Contact dermatitis in the textile industry: a review of 72 patients

B P Soni, E F Sherertz
American Journal of Contact Dermatitis: Official Journal of the American Contact Dermatitis Society 1996, 7 (4): 226-30

BACKGROUND: Occupational skin disease can cause significant morbidity in textile industry workers. Both allergic contact dermatitis (ACD) and irritant contact dermatitis (ICD) have been reported.

OBJECTIVE: The purpose of this study was to characterize and determine the relative frequency of work-related ACD and ICD in textile workers.

METHODS: Seventy-two textile industry workers seen during a 5-year period were evaluated for possible work-related contact dermatitis. All patients underwent patch testing with a screening series. Many patients (70%), depending on occupational exposures, also underwent testing with a textile dye and finish series and additional patch tests of specific workplace materials.

RESULTS: Twenty-one patients (29%) were diagnosed as having a predominantly work-related ACD. Relevant allergens included textile dyes, textile finishes, and rubber allergens. Twenty-seven patients (38%) were diagnosed as having primarily a work-related ICD. Five patients (7%) were believed to have combined work-related ACD and ICD. Nineteen patients (26%) were believed to have purely non-work-related allergens, irritants, atopy, or other dermatoses as the major factors in their skin disease. The hands were the most common site of involvement. Of the 40 patients with occupational exposure to raw textile products 36 (90%) had a work-related dermatitis and only 4 (10%) had a non-work-related dermatitis.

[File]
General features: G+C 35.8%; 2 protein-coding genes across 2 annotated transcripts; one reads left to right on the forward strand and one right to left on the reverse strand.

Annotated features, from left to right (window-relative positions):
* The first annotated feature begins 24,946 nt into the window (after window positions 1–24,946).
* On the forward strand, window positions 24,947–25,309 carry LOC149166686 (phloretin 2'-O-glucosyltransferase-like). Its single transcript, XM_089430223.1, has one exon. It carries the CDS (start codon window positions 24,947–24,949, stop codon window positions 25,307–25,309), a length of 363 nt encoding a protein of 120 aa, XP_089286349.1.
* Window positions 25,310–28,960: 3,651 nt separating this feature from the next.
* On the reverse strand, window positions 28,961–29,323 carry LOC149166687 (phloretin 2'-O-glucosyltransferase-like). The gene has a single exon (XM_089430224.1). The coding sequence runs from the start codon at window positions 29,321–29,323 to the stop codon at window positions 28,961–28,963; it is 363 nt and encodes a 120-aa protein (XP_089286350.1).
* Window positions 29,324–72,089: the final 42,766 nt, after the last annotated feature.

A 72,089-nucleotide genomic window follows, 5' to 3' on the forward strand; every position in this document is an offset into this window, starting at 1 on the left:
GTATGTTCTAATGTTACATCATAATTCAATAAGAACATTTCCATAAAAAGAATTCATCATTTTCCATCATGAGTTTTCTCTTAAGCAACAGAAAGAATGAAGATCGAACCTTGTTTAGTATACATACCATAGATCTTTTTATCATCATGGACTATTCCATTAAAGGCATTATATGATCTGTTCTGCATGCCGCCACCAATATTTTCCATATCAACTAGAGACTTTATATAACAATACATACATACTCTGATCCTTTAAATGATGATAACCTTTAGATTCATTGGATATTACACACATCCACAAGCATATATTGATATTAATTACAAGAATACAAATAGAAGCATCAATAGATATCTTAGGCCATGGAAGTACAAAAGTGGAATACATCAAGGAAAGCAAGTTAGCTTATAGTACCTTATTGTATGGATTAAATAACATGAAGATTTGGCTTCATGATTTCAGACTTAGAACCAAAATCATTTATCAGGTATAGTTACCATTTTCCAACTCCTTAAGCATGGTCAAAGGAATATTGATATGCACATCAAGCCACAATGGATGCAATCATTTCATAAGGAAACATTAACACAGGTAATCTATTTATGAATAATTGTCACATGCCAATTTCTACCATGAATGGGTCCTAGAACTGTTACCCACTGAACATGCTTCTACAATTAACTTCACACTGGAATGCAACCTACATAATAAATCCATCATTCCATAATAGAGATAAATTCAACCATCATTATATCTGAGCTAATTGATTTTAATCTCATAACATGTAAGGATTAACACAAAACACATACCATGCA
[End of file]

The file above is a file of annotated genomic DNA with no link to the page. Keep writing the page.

CONCLUSION: In the 72 textile workers evaluated in our clinic, occupational exposures were an important cause of skin disease (74% in our series). Textile workers with job exposures to raw textile materials are at highest risk for work-related dermatitis. Textile industry workers with essentially no textile product exposure were more likely to have non-work-related dermatoses. ICD was only slightly more frequent than ACD. The hands were the most common site of involvement. Because relevant allergens (work-related and non-work-related) were more common than expected, we emphasize the importance of patch testing with standard screening allergens in the diagnostic evaluation of patients with dermatitis who work in the textile industry. In addition, textile dye and finish allergens should also be tested in this patient population, particularly those patients with any textile product exposure.

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